You've probably heard this common financial tip before: If you want to save money, stop buying coffee out and make it at home instead.
Although 42% of Americans follow this philosophy, 18% say it's one of the most annoying pieces of financial advice out there, according to a recent survey of more than 2,000 U.S. adults, commissioned by NerdWallet and conducted by The Harris Poll.
Unfortunately, there's no definitive answer to the question: Should I skip the latte and save more? At the end of the day, it's a highly personal decision. But there's no denying the tip has garnered emphatic responses from both sides of the aisle.
Below, four financial experts weigh in on whether it's worth it to stress about small expenses like your daily latte.
Bach, the best-selling author of "The Automatic Millionaire," is credited with popularizing the concept of 'the latte factor.' The basic idea is that if you ditch a $5 latte every morning — or any small luxury you indulge in on a regular basis, such as bottled water, fast food or soft drinks — you'd have quite a bit of money to contribute toward savings instead.
"We all throw away too much of our hard-earned money on unnecessary 'little' expenditures without realizing how much they can add up to," he writes.
If you were to invest those savings, you'd earn even more over time, thanks to compound interest. But regardless of the rate of return, or if you choose not to invest at all, you'd still come out ahead, Bach says: "The key is not the return on the money as much as the amount of money that you're saving."
"There's this terrible advice that goes around: 'Don't buy the latte. Invest the money, and you'll become a millionaire,'" Krawcheck, a former Wall Street executive and CEO of Ellevest, tells CNBC Make It. "There are layers of things that are wrong with this."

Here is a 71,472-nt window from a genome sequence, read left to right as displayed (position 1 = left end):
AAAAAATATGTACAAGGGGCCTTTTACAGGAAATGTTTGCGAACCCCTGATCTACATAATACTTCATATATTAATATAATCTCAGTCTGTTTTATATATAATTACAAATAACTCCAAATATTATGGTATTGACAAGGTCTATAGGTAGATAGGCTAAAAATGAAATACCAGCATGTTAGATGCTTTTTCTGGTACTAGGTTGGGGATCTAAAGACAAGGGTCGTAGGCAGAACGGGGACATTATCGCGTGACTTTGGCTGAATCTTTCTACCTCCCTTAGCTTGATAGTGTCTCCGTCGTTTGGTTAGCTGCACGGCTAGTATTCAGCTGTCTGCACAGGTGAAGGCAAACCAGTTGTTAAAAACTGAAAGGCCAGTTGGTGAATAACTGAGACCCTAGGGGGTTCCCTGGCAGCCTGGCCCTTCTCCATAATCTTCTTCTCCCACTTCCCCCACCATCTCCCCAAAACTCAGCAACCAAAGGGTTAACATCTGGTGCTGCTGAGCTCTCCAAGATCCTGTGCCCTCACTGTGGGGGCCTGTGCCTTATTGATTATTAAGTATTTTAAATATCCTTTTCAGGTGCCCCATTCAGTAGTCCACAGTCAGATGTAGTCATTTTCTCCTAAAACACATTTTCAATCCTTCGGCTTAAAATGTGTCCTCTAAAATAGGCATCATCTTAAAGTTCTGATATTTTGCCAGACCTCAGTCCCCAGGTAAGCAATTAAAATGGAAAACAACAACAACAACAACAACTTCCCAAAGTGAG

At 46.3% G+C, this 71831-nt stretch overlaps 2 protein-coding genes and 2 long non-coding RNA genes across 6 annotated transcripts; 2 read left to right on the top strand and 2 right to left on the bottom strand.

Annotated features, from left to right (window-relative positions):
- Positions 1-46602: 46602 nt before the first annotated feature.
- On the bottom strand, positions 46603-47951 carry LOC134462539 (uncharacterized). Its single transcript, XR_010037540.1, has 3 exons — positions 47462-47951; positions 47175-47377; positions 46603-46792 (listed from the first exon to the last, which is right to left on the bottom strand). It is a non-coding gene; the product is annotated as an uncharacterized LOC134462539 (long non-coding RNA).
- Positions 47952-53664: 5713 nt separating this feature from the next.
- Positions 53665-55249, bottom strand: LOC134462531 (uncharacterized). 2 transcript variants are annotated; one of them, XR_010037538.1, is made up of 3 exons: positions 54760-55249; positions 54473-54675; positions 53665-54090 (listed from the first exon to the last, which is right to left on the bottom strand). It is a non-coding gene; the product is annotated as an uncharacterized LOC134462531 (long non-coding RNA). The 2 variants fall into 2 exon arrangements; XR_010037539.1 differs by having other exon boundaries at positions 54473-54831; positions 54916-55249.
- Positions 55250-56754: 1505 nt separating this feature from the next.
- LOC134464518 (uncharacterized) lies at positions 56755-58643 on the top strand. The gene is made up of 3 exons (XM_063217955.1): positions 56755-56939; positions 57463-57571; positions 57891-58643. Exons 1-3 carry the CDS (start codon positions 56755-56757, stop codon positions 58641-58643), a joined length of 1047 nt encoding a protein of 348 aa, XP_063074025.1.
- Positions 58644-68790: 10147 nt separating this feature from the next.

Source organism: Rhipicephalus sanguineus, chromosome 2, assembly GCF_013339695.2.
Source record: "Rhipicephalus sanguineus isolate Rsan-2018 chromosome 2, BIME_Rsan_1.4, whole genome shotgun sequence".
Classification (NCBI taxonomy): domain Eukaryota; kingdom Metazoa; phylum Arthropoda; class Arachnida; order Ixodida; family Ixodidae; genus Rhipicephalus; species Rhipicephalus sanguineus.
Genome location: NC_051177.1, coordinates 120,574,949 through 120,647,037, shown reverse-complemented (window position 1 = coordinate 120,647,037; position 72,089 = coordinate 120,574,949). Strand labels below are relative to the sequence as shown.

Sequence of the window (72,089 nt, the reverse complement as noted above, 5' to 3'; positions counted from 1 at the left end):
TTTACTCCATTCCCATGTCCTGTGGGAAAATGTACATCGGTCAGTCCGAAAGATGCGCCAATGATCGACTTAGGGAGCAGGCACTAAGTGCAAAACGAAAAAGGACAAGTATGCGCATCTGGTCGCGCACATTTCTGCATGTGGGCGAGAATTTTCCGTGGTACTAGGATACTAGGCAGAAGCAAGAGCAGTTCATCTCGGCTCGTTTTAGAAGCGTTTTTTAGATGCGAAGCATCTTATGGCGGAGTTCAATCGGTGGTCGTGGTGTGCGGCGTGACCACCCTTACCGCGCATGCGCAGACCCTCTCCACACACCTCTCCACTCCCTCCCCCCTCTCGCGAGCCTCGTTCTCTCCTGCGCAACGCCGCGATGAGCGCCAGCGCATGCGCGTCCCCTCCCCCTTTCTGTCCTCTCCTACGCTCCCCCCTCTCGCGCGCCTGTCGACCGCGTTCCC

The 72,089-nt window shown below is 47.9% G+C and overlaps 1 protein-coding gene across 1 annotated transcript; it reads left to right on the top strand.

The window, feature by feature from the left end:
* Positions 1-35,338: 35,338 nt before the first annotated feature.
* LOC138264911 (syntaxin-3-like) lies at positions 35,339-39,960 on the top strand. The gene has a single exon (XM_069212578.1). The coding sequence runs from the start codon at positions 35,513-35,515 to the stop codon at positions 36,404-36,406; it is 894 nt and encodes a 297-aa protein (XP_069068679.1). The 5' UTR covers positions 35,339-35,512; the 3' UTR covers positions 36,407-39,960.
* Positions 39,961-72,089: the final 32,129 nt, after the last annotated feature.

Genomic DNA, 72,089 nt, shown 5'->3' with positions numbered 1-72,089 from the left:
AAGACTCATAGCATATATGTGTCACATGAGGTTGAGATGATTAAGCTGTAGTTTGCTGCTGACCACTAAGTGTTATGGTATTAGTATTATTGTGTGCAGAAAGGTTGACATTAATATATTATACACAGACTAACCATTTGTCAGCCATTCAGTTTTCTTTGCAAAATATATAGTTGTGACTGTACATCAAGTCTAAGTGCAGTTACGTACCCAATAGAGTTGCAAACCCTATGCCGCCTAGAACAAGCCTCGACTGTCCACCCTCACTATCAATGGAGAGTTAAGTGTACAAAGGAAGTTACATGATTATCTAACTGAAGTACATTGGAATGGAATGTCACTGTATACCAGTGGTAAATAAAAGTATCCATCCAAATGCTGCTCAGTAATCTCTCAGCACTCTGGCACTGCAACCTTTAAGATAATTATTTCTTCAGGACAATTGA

First, Krawcheck points out, it would take a lot of coffee purchases and a high annual rate of return (10-12%) to turn your latte savings into $1 million. Most people aren't spending that much to begin with.
Plus, if you budget responsibly (Krawcheck recommends the 50-30-20 formula), you should be able to spend a portion of your income on whatever makes you happy, whether that's travel, clothing or a daily coffee run.
"We're only on this Earth a short amount of time," she says. "We need to have fun."
Orman, financial expert and best-selling author of "Women and Money," doesn't view coffee as a worthwhile expense. "I wouldn't buy a cup of coffee anywhere, ever — and I can afford it — because I would not insult myself by wasting money that way," she tells CNBC Make It.
Coffee isn't a necessity, Orman argues. Instead, you could be investing those dollars and letting them earn interest.
Let's say you spend around $100 on coffee each month. If you were to put that $100 into a Roth IRA each month instead, after 40 years the money would have grown to around $1 million with a 12% rate of return, Orman points out. Even with a 7% rate of return, you'd still have around $250,000. (While the stock market has averaged a 10% rate of return over the past decade, there's no guarantee that past returns will predict future gains.)
"You need to think about it as: You are peeing $1 million down the drain as you are drinking that coffee," Orman says. "Do you really want to do that? No."
For Sethi, best-selling author of "I Will Teach You to be Rich," giving up life's small pleasures, like your morning coffee, just isn't worth it in the long run. Not only is it difficult to constantly say 'no,' but there's a limit to how much you can trim your spending.
"Life isn't simply about cutting back," Sethi tells CNBC Make It.
Instead of forgoing the latte, Sethi recommends focusing on managing your long-term goals first by automatically putting money into savings and investments each month. Then, after you pay your expenses, you can use any leftover money guilt-free.
"By reducing the number of things to focus on — and picking major, important items — you don't need to worry about that one-off latte or the extra $20 you spent on shoes," Sethi says.
Like this story? Subscribe to CNBC Make It on YouTube!